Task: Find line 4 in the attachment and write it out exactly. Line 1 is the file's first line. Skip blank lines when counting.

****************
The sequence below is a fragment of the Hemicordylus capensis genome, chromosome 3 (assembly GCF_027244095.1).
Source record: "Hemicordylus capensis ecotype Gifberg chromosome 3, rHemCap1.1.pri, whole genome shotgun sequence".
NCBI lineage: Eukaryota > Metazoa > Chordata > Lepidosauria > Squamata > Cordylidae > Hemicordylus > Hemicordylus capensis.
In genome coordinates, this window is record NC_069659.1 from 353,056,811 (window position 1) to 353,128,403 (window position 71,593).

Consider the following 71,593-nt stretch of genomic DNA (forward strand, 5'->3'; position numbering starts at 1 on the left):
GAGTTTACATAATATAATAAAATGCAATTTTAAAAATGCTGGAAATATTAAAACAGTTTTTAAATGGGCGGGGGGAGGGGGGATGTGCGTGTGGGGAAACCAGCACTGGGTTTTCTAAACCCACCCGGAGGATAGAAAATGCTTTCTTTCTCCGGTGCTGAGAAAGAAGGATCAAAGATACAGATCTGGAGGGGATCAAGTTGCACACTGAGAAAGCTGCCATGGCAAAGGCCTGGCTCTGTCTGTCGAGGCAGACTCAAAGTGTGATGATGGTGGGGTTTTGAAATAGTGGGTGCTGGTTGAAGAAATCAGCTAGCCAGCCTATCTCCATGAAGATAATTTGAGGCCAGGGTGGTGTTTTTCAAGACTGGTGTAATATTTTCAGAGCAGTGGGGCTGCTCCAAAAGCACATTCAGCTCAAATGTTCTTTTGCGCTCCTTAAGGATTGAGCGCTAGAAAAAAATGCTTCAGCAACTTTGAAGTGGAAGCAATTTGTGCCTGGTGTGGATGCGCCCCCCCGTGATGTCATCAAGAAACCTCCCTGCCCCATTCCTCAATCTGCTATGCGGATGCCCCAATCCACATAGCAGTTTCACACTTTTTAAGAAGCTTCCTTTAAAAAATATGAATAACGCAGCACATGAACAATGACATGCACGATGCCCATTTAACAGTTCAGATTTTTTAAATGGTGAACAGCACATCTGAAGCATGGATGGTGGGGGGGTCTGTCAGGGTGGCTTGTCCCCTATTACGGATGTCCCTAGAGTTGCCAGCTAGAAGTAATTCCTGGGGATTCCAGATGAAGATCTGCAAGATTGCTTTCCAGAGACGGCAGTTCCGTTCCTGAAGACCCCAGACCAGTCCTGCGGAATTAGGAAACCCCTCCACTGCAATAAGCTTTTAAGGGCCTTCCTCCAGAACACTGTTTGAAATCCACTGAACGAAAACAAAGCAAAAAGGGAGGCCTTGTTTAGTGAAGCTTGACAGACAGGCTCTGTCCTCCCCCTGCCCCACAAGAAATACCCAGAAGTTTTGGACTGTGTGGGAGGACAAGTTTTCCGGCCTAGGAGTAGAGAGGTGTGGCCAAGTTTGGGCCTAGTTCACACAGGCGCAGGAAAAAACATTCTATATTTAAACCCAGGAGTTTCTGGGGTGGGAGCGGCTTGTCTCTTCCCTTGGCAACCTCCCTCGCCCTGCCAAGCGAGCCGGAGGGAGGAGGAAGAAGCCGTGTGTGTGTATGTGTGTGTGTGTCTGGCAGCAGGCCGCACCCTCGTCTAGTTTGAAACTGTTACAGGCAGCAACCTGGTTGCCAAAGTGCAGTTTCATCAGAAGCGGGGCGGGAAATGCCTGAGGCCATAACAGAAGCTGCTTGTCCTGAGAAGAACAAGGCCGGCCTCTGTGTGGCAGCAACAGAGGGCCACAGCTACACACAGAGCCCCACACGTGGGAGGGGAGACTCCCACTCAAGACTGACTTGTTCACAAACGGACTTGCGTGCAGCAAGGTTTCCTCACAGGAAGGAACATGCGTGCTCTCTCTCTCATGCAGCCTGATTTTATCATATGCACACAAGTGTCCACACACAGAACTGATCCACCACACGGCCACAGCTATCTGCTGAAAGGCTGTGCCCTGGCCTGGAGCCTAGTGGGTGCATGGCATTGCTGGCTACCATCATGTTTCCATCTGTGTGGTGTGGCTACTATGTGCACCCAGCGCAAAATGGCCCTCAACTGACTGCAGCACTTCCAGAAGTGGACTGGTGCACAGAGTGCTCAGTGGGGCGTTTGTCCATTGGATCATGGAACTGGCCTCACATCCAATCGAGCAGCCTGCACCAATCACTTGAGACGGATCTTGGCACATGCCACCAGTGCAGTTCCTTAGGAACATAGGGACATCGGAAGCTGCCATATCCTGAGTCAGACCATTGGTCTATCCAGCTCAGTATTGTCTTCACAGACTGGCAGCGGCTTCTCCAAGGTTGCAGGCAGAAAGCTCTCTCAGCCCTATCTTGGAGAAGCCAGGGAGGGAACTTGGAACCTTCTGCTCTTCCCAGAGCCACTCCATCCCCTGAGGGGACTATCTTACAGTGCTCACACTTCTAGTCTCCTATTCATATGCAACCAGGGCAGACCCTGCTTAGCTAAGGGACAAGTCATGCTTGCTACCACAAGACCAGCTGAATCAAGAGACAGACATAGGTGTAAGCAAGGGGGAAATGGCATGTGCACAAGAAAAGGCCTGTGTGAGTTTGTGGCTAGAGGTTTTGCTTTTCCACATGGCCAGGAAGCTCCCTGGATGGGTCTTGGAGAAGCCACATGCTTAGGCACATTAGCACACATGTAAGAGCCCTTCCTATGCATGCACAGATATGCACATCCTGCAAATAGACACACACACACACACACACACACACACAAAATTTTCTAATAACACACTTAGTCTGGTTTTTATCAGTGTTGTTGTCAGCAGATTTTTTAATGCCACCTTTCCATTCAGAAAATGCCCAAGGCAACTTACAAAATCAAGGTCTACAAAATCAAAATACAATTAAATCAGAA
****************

In genome coordinates, this window is record NC_069659.1 from 353,056,811 (window position 1) to 353,128,403 (window position 71,593).